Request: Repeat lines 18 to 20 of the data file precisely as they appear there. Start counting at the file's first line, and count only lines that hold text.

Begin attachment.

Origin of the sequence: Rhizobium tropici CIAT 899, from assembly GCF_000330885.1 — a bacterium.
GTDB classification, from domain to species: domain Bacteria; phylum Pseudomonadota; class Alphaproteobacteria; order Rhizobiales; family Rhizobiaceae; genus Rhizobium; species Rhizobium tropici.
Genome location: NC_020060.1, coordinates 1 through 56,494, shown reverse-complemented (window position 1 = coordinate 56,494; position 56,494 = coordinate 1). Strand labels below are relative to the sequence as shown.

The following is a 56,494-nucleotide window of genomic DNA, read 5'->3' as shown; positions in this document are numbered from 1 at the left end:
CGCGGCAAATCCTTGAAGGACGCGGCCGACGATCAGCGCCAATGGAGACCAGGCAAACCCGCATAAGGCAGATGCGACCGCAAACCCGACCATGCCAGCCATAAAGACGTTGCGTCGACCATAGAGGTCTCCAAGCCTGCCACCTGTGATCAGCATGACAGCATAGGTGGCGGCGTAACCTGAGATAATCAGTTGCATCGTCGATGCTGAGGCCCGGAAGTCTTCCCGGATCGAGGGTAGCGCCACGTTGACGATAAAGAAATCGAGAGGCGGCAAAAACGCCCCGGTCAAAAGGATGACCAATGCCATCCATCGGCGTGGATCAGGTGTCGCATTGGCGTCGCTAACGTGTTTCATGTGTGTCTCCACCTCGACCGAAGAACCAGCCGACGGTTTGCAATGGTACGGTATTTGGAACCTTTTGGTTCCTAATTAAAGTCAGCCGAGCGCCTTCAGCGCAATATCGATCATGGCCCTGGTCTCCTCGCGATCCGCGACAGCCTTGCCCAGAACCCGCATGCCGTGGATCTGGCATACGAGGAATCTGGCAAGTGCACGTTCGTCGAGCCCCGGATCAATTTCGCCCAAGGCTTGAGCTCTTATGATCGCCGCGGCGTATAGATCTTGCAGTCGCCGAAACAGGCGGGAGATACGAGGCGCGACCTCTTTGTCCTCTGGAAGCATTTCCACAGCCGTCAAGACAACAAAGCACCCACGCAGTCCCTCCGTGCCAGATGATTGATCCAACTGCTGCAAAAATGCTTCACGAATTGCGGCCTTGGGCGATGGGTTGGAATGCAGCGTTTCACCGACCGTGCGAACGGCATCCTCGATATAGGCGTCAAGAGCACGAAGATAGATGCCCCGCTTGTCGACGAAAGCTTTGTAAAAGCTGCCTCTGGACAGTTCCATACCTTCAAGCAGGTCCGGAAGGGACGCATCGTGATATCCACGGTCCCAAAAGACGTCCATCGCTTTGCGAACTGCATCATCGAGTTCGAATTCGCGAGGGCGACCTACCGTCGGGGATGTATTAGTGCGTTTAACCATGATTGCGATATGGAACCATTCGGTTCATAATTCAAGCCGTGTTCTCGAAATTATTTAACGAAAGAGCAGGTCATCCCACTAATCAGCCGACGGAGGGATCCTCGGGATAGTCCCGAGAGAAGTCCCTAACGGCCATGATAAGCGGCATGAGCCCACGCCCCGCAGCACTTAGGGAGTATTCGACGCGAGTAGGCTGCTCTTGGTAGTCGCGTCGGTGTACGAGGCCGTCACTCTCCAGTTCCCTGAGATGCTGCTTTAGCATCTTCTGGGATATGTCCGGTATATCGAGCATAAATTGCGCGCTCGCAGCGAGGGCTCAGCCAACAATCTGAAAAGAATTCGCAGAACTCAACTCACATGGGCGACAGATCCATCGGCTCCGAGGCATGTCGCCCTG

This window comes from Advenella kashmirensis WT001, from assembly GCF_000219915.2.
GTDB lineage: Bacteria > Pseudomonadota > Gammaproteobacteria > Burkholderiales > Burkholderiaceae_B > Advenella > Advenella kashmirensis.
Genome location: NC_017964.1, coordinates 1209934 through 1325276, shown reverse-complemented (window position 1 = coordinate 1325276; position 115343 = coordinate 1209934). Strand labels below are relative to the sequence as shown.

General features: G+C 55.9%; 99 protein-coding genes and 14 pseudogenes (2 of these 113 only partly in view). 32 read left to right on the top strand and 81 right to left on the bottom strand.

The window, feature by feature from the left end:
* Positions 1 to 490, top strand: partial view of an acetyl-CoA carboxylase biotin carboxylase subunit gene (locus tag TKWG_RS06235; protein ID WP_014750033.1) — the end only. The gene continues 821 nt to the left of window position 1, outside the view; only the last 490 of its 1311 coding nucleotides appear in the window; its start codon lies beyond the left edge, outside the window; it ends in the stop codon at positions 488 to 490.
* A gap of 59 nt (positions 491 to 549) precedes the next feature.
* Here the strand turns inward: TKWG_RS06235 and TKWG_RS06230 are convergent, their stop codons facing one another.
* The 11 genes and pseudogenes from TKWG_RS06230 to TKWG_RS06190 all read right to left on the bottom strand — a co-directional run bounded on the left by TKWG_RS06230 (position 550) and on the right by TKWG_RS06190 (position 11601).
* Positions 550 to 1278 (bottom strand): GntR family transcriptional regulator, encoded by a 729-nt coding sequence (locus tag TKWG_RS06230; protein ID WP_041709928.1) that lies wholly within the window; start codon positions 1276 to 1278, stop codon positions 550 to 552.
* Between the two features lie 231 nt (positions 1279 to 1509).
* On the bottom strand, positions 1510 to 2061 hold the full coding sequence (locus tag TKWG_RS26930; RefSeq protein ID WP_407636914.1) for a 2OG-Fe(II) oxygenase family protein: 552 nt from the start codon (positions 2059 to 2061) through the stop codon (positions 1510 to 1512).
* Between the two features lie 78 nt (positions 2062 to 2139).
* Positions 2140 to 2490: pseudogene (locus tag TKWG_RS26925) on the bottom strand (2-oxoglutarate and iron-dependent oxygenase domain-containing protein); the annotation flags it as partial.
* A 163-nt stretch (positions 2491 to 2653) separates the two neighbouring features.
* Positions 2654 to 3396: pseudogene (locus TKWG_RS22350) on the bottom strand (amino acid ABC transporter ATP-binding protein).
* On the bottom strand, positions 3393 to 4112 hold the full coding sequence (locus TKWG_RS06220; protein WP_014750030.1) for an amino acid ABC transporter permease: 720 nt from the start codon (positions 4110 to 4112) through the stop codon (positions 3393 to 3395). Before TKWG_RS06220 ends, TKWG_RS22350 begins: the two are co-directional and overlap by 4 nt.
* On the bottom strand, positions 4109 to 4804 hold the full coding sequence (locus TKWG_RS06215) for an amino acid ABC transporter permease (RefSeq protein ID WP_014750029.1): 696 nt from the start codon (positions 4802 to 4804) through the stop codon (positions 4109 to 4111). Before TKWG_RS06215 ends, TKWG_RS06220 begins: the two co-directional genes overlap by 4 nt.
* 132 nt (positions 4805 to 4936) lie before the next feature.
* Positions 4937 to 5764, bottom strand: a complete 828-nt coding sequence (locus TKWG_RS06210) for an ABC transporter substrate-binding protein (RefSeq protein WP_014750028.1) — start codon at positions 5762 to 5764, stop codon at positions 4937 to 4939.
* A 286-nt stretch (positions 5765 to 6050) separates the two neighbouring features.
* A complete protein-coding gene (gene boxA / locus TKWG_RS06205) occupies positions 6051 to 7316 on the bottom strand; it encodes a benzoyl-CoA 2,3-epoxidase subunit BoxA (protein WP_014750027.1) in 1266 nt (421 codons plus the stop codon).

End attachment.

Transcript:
* Between the two features lie 78 nt (positions 2062 to 2139).
* Positions 2140 to 2490: pseudogene (locus tag TKWG_RS26925) on the bottom strand (2-oxoglutarate and iron-dependent oxygenase domain-containing protein); the annotation flags it as partial.
* A 163-nt stretch (positions 2491 to 2653) separates the two neighbouring features.